Monday, 11 May 2009

The Challenges of Creating a Neo-(something)

Aria Pilgrim's Map with labelled locations on Google Maps for anime/real-life references.
Click here to open the customised google map in a new tab.

Inthernet is currently in Beijing, and this amazing city has given me an unexpected inspiration for an Aria-related post.

China is a country full of culture and heritage and it is only natural for them to develop touristic sights in order to draw the maximum amount of crowds. This includes re-creating buildings and streets in a traditional style - much like Neo-Venezia.

A new temple being constructed at the City of Datong.

The anime (and manga) does discuss the issues of Neo-Venezia simply being a clone of the old city, during Episode 4 (mailman) and 11 (Neo-Venezian Glass) of The Natural and you have to admit, such a clone looks tacky and screams Tourist Trap... the re-created straight main street at Qianmen, Beijing leading up to Tianammen and Forbidden City. It's nice...but it's just over-done.

Another interesting discussion I've had while in China is, how much restoration can you do, without making an old relic feel stale? Take for instance The Great Wall of China.

The Badaling Section is the most touristy, crowded and 120% restored section of the wall. It is perfect, too perfect.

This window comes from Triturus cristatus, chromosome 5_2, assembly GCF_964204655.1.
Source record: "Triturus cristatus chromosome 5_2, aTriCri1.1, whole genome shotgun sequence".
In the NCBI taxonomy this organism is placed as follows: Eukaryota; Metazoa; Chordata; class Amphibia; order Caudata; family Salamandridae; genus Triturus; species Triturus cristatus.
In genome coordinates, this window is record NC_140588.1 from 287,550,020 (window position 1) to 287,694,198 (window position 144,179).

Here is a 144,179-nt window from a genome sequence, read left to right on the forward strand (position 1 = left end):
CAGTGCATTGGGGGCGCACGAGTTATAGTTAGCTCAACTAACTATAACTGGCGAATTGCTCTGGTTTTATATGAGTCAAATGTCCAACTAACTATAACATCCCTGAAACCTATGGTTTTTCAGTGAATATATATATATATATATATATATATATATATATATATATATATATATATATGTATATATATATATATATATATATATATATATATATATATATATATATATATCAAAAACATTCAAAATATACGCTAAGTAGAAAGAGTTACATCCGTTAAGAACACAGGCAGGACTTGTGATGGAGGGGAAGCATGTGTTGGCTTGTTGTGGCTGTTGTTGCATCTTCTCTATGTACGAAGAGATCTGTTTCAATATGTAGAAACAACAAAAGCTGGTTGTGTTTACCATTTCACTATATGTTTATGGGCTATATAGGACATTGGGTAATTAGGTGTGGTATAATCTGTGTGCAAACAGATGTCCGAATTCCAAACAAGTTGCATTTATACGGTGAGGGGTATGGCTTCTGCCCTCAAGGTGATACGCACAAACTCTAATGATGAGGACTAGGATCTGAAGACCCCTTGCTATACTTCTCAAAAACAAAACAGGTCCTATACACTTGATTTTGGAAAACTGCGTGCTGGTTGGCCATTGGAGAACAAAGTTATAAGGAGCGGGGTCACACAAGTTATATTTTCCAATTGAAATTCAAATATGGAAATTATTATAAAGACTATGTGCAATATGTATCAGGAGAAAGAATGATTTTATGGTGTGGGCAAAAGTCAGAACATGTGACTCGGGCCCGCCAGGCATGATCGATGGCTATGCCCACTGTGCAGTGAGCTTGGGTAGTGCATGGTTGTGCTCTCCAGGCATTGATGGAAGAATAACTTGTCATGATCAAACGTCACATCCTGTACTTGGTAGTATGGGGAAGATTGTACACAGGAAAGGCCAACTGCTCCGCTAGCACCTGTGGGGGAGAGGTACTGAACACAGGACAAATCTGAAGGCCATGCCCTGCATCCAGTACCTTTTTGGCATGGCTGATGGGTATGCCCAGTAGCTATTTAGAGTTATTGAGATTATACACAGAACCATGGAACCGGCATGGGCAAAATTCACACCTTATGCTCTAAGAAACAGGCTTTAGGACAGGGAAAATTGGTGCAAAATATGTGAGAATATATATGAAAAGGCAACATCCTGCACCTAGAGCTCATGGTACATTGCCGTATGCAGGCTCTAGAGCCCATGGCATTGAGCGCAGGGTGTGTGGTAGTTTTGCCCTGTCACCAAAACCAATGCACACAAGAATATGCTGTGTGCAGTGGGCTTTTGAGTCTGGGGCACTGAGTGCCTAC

Image retrieved from Wikipedia

The Simatai Section on the other hand is restored only to the extent it is somewhat safe for visitors, thereby keeping the wild, "original" state of the wall showing its age.

The fact that beauty is in the eye of the beholder creates great trouble, especially since Neo-Venezia will most certainly start out new and look like a cheap clone!

Going back to the real Venice, should everything be as pristine as it is on Burano?

Or does the crumbling look of the buildings add character to the city and is thus beautiful in its own right? My dad for example feels the Italians do nowhere near enough to repair their heritage.

A discussion with no clear-cut answer. I like the tradeoff between the two myself. Amano has obviously allowed Neo-Venezia to age in 150 years to give the look of the original city. She has also placed very nice inhabitants there to create the ultimate utopian world which we so love!

Admittedly, I have gone off in a tangent but it has been something which had been bugging my mind for a good while.